I’m in the situation of investing into a Vanguard Lifestrategy fund only a very small number of times (probably 3-4) per year, so iWeb seems to be cheapest.

      Also thanks for your blog! It’s been really informative and helpful.

      • Hey Stephen, iWeb is indeed a good deal and probably the cheapest. What put me off was the really old web interface, it looks 90s’ish. It’s, however, operated by Halifax Share Dealing, therefore, it should be trustworthy.

        If you decide to go with them please let me know how you find it!

        I’m glad you find the blog useful. Thanks for commenting.

        • I’ve been with iWeb for over a year now and so far it’s worked well. It’s true that the interface isn’t great, and I’ve also had to send forms by post for a few things (such as setting up an account). However the prices are good and the interface does work, and I’ve now also set up a SIPP with them.

          • Thanks for coming back and sharing after a year, Stephen! I really appreciate that. I believe iWeb belong in the same group as Halifax so they must be trustworthy too. I really don’t understand how they make money from ISAs though. Their operational costs must be higher than what we pay them.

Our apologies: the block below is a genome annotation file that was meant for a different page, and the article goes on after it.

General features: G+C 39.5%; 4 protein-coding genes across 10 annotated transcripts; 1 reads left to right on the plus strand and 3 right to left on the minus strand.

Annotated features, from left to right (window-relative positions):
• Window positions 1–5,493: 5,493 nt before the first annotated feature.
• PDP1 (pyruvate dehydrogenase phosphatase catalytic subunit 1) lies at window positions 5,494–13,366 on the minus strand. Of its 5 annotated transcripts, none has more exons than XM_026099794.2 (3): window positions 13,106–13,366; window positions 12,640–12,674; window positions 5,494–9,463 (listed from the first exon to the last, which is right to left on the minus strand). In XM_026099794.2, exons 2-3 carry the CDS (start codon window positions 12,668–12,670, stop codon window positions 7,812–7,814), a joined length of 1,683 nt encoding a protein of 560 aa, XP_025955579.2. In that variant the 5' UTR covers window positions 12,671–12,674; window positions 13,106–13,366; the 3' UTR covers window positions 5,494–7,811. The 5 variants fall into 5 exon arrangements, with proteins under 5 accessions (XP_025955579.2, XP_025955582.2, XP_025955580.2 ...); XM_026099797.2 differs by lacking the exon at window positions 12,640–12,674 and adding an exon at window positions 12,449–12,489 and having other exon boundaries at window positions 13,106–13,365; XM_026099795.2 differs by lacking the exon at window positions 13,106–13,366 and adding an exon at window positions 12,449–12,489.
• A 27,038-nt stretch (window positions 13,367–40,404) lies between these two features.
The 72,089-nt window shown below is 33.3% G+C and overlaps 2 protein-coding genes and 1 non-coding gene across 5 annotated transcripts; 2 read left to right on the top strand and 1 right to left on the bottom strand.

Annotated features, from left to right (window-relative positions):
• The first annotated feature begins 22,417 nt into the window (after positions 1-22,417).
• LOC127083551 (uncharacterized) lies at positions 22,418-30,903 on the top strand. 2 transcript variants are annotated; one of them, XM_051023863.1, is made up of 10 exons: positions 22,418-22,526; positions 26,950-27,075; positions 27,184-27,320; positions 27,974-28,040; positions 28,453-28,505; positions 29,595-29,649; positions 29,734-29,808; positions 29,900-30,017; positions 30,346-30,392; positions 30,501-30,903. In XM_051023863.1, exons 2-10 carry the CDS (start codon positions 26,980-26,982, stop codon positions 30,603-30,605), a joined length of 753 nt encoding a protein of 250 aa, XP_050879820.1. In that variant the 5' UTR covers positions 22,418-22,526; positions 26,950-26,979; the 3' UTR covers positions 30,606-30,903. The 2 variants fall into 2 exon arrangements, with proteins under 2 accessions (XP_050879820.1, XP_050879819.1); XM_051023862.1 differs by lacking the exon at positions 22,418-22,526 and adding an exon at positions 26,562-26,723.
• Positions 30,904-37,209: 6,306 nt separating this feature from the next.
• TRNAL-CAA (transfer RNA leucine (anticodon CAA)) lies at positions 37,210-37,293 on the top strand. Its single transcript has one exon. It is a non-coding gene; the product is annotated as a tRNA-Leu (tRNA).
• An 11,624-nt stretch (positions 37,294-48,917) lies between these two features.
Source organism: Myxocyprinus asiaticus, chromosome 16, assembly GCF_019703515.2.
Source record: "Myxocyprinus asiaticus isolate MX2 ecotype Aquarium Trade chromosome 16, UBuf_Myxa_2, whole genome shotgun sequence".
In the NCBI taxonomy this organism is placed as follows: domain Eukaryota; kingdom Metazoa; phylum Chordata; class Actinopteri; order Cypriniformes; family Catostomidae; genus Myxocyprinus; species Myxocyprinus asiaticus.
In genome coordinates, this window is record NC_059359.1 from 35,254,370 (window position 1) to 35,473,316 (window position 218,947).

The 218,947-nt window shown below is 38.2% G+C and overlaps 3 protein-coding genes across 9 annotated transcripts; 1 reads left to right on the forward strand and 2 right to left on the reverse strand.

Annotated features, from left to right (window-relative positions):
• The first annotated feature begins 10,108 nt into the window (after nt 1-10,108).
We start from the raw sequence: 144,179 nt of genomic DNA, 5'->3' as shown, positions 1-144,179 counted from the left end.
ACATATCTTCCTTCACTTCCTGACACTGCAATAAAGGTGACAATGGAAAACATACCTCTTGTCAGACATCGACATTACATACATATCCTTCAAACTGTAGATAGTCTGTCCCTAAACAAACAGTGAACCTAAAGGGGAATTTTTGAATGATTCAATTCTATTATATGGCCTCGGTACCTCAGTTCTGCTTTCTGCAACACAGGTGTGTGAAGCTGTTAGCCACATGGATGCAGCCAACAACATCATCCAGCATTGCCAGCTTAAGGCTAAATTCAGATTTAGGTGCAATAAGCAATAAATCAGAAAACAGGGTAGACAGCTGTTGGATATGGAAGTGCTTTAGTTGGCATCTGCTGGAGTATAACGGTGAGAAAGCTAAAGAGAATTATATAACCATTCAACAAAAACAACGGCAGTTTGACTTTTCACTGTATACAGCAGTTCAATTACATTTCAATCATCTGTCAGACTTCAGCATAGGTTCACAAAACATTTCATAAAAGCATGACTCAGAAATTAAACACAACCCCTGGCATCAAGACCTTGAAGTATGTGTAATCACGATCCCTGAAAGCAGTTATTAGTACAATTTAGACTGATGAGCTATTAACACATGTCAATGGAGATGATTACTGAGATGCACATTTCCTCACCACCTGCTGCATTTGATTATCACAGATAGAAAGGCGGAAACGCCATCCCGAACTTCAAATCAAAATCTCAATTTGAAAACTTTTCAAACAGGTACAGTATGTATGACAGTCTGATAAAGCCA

3. Lloyds Investment Direct belongs to Halifax and offers ISA account for flat £40/yr but with fund dealing for £1.5. Worth checking out. Platform is exactly the same as in Halifax, just green.

    4. Hi Michael, is Halifax still the cheapest platform in your opinion or has it changed in the last 16 months? Thanks.

    5. Hi Michael,

      I followed your recommendation on using a 2nd company to invest the 1st company’s profits.

      When investing in the Stock Market with ISA accounts, do you have to pay dividend tax on the amount you invest? If so, any way around that?


      • Not sure what you mean by that, Giovanni. You cannot invest in an ISA if you’re investing as a limited company. ISA is only for individuals and all profits (dividends included) are tax-free!

    6. I guess that what I was trying to ask is, do you invest in stock shares through your business?

      ISA investment accounts are for individuals only and not fit for companies, as you said.

      If you have to take money out of your company to invest as an individual, and supposing that in order to take out more money from your company to invest in a ISA shares account it would require you to pay the 32.5% dividend tax on the amount your withdrawing to invest, which might take several years of investing to get the dividend tax value back.

      If you do use your business two invest in shares/funds, which platform do you use?

      Or do you think that, despite of amount you have to pay as dividend tax, it is still worth it to invest as an individual in an ISA investment account?


      • I invest in stocks & shares through my business. In fact, I did the math and it’s more profitable to invest through my limited company than withdraw dividends at the highest tax rate and then invest.

        I use Vanguard directly (min £100,000 per fund though) and Interactive Investors. You will find a lot of info in the post I just linked. Hope that helps!